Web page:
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3 takeaways as Marlins' win streak halted

Smith struggles; Cooper/Ramirez combo showing upside; new approach paying dividends
@JoeFrisaro
June 6, 2019

MILWAUKEE -- The long ball continues to hurt Caleb Smith, who was victimized three times by home runs in five innings on Thursday afternoon in the Marlins’ 5-1 loss to the Brewers at Miller Park. Christian Yelich started things off with a two-run homer in the first inning, and Mike

MILWAUKEE -- The long ball continues to hurt Caleb Smith, who was victimized three times by home runs in five innings on Thursday afternoon in the Marlins’ 5-1 loss to the Brewers at Miller Park.

Christian Yelich started things off with a two-run homer in the first inning, and Mike Moustakas connected twice off the Miami left-hander.

The Brewers’ quick-strike attack put the Marlins in a three-run hole in the first inning, derailing Miami’s quest for a three-game sweep. Still, the Marlins claimed four of six on the road trip that started last Friday at San Diego.

Box score

“I didn't feel like I was really laboring out there,” Smith said. “I didn't feel like it was long innings or stressful pitches. Three pitches, and they score four runs. You leave three pitches over the middle of the plate, they're going to hit it at any level.”

Brewers right-hander Freddy Peralta did something no other starter could against the Marlins recently -- hold them to fewer than eight runs. Miami scored eight or more runs in each game of its recent four-game winning streak, including lopsided victories of 16-0 and 8-3 in the first two games of this series.

Garrett Cooper, who hit .375 on the six-game road trip, drove in the lone Marlins run with an RBI single off Peralta in the sixth inning.

Smith (3-4) has now lost four straight decisions, including both of his starts on the road trip. He gave up two runs in five innings on May 31 at San Diego.

Despite not getting the sweep, the Marlins have been on an impressive run since May 17, winning 13 of 19.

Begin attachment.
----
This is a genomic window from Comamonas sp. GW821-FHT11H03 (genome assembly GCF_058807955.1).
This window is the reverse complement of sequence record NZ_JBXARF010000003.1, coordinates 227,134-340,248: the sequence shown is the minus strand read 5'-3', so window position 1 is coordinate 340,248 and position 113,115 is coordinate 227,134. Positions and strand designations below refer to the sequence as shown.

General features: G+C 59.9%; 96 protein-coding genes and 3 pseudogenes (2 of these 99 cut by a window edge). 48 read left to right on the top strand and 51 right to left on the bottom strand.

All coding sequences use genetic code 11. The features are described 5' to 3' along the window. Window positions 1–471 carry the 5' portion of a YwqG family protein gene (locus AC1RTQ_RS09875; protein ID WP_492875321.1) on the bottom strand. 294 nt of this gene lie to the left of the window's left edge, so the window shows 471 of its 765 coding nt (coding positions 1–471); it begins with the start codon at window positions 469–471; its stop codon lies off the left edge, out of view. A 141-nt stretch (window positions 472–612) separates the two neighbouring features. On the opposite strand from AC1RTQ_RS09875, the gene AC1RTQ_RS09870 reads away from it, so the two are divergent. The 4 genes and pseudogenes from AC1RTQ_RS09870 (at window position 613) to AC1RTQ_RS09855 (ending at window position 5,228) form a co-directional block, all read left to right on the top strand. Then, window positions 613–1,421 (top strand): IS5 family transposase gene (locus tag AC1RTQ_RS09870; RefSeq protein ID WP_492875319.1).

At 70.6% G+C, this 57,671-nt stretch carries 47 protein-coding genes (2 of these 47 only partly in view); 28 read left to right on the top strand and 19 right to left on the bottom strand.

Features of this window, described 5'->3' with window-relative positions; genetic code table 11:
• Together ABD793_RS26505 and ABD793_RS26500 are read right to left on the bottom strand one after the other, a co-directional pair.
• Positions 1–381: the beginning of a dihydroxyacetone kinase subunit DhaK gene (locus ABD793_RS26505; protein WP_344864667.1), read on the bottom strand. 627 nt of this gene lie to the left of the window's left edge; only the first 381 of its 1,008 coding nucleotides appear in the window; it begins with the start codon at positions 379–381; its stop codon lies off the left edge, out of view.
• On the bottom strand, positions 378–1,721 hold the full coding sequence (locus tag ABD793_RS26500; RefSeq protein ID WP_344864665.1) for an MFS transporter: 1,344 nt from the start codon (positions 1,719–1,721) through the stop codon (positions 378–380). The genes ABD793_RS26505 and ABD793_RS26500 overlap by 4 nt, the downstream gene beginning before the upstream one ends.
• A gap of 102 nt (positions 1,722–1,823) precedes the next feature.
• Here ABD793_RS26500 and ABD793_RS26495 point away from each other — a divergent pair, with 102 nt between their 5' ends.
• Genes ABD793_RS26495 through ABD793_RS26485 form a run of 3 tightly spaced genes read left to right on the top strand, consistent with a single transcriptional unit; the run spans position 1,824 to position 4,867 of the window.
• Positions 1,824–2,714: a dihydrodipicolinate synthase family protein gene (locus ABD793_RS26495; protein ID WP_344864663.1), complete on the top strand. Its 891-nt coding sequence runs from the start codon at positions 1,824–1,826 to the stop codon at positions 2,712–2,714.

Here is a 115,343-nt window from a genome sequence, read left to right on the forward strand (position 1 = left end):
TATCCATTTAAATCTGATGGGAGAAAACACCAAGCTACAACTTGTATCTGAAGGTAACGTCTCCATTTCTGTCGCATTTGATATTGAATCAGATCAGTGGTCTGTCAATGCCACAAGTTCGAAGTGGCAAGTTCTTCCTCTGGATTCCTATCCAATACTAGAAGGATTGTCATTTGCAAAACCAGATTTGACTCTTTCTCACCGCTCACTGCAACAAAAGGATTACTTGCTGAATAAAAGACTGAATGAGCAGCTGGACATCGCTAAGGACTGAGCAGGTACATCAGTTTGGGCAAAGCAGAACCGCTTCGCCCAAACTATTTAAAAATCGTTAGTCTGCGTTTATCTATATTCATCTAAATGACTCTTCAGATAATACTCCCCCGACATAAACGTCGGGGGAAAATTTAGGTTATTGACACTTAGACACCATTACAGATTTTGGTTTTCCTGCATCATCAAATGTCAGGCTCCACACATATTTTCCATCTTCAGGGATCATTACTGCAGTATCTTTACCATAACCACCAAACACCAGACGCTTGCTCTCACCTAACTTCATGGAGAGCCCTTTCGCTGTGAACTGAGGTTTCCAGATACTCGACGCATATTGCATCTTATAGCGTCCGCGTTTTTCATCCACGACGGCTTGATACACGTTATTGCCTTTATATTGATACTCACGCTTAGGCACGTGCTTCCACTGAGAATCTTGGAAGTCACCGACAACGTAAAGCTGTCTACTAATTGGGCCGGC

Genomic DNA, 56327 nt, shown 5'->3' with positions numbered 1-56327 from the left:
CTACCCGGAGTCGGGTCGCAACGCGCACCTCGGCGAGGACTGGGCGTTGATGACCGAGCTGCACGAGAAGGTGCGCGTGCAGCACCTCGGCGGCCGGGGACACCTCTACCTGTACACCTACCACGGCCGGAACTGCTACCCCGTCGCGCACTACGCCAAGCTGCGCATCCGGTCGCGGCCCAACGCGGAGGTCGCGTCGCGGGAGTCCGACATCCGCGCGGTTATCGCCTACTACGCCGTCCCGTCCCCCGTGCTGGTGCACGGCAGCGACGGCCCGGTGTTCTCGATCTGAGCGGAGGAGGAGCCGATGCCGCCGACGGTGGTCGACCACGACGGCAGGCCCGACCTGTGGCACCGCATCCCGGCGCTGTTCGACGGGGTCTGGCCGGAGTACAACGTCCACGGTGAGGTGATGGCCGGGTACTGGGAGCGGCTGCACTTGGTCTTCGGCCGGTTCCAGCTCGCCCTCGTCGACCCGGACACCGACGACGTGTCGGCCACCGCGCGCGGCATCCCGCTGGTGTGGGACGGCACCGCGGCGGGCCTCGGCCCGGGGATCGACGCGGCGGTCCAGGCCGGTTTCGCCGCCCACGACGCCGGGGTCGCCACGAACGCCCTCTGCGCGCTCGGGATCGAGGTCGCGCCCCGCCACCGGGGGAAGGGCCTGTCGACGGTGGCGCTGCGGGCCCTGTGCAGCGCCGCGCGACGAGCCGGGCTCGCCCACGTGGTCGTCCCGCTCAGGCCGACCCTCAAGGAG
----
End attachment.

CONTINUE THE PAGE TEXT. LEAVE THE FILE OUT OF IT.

“You go on the road and win two of three at San Diego, a team on the upswing,” Marlins manager Don Mattingly said. “And [Milwaukee] is a team that was leading the division when we came here. You talk about winning series at the end of the day, and you're happy with that at the end of the trip. But, obviously, when you get the first two, you want to step on somebody.”

The Marlins have won five of their past six series. Here are three takeaways as they head home to face the Braves on Friday at Marlins Park.

Smith’s struggles

For much of the season, Smith has been the Marlins’ most consistent starter. But the left-hander has lost four straight decisions, including the bookend games of the road trip.

Something to monitor from Thursday is Smith’s four-seam fastball velocity, which was down from his previous start. It averaged 90.9 mph, with a maximum of 92.4 mph. In his last start at San Diego, when he threw five innings, his four-seamer averaged 93 mph, with a max of 94.6 mph.

Smith’s season average entering Thursday was 92.2 mph, with the MLB average 93.2 mph.

“I figured it would be [down],” Smith said. “It just didn't feel like it was coming out good today. It was just one of those days I didn't have my good stuff.”

Cooper/Ramirez combo

It’s no coincidence that the Marlins’ offense started to click when Cooper moved into the second spot and rookie outfielder Harold Ramirez was promoted from Triple-A in mid-May. During the four-game winning streak, Cooper was 7-for-17 (.412), and Ramirez was 6-for-21 (.286).

Ramirez went hitless in four at-bats and struck out three times for the first time in his career. Previously, he had three two-strikeout games. In 82 at-bats, he’s fanned just 15 times.

Cooper, in the three games in Milwaukee, was 5-for-12 (.417) with a home run and three RBIs.

Opposite-field results

Collectively, the Marlins’ offense is starting to gain an identity. They have a “move-the-line” mentality, and have been effective using the whole field.

Entering Thursday, per Statcast, since May 17, the Marlins’ batting average on balls hit to the opposite field was .326. Prior to that date, it was .279.

“I think it's happening because we're being aggressive on the fastball,” shortstop Miguel Rojas said.

In the Marlins’ franchise-record-setting 11-run fifth inning in Tuesday’s 16-0 win, they had nine hits in that frame. Eight were either to the opposite field or to center field.

“We have a little bit of freedom going to the plate, and don't worry about looking for secondary pitches or attacking the pitchers' strength,” Rojas said. “We're just hunting the fastball, and I feel like that is paying dividends. We're being aggressive from the get-go.”

Joe Frisaro has covered the Marlins for MLB.com since 2002. Follow him on Twitter @JoeFrisaro and listen to his podcast.